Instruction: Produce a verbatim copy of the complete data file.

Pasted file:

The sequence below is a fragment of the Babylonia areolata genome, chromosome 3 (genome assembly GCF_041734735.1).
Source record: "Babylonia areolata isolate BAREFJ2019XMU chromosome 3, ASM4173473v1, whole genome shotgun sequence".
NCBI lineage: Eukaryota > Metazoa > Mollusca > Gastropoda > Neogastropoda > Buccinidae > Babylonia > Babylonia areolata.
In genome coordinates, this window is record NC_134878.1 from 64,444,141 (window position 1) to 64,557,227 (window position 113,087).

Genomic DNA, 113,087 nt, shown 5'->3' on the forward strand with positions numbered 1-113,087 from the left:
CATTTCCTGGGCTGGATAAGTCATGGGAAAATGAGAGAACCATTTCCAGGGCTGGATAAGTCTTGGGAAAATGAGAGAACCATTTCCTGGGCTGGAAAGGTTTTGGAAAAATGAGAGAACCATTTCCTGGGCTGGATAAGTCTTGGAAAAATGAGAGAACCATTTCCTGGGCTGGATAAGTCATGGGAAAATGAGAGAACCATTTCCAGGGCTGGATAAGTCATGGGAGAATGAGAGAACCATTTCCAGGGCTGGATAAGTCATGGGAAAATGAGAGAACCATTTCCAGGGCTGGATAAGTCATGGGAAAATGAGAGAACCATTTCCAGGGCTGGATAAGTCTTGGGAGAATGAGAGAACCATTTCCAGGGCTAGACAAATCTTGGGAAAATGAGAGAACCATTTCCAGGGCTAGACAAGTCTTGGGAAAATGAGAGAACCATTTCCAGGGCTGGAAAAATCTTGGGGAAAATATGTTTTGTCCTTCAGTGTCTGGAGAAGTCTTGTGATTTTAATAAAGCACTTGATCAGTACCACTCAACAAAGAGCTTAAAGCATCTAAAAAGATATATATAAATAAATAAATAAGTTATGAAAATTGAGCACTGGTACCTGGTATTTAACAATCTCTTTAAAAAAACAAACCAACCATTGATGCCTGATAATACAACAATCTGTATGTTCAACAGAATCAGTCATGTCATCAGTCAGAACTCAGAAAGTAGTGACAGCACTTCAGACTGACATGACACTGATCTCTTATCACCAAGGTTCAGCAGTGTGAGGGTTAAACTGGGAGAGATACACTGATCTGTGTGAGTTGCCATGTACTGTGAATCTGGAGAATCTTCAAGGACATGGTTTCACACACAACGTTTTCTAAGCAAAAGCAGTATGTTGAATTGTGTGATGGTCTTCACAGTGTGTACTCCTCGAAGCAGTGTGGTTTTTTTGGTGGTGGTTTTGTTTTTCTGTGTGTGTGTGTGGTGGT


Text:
The sequence below is a fragment of the Babylonia areolata genome, chromosome 3 (genome assembly GCF_041734735.1).
Source record: "Babylonia areolata isolate BAREFJ2019XMU chromosome 3, ASM4173473v1, whole genome shotgun sequence".
NCBI lineage: Eukaryota > Metazoa > Mollusca > Gastropoda > Neogastropoda > Buccinidae > Babylonia > Babylonia areolata.
In genome coordinates, this window is record NC_134878.1 from 64,444,141 (window position 1) to 64,557,227 (window position 113,087).

Genomic DNA, 113,087 nt, shown 5'->3' on the forward strand with positions numbered 1-113,087 from the left:
CATTTCCTGGGCTGGATAAGTCATGGGAAAATGAGAGAACCATTTCCAGGGCTGGATAAGTCTTGGGAAAATGAGAGAACCATTTCCTGGGCTGGAAAGGTTTTGGAAAAATGAGAGAACCATTTCCTGGGCTGGATAAGTCTTGGAAAAATGAGAGAACCATTTCCTGGGCTGGATAAGTCATGGGAAAATGAGAGAACCATTTCCAGGGCTGGATAAGTCATGGGAGAATGAGAGAACCATTTCCAGGGCTGGATAAGTCATGGGAAAATGAGAGAACCATTTCCAGGGCTGGATAAGTCATGGGAAAATGAGAGAACCATTTCCAGGGCTGGATAAGTCTTGGGAGAATGAGAGAACCATTTCCAGGGCTAGACAAATCTTGGGAAAATGAGAGAACCATTTCCAGGGCTAGACAAGTCTTGGGAAAATGAGAGAACCATTTCCAGGGCTGGAAAAATCTTGGGGAAAATATGTTTTGTCCTTCAGTGTCTGGAGAAGTCTTGTGATTTTAATAAAGCACTTGATCAGTACCACTCAACAAAGAGCTTAAAGCATCTAAAAAGATATATATAAATAAATAAATAAGTTATGAAAATTGAGCACTGGTACCTGGTATTTAACAATCTCTTTAAAAAAACAAACCAACCATTGATGCCTGATAATACAACAATCTGTATGTTCAACAGAATCAGTCATGTCATCAGTCAGAACTCAGAAAGTAGTGACAGCACTTCAGACTGACATGACACTGATCTCTTATCACCAAGGTTCAGCAGTGTGAGGGTTAAACTGGGAGAGATACACTGATCTGTGTGAGTTGCCATGTACTGTGAATCTGGAGAATCTTCAAGGACATGGTTTCACACACAACGTTTTCTAAGCAAAAGCAGTATGTTGAATTGTGTGATGGTCTTCACAGTGTGTACTCCTCGAAGCAGTGTGGTTTTTTTGGTGGTGGTTTTGTTTTTCTGTGTGTGTGTGTGGTGGT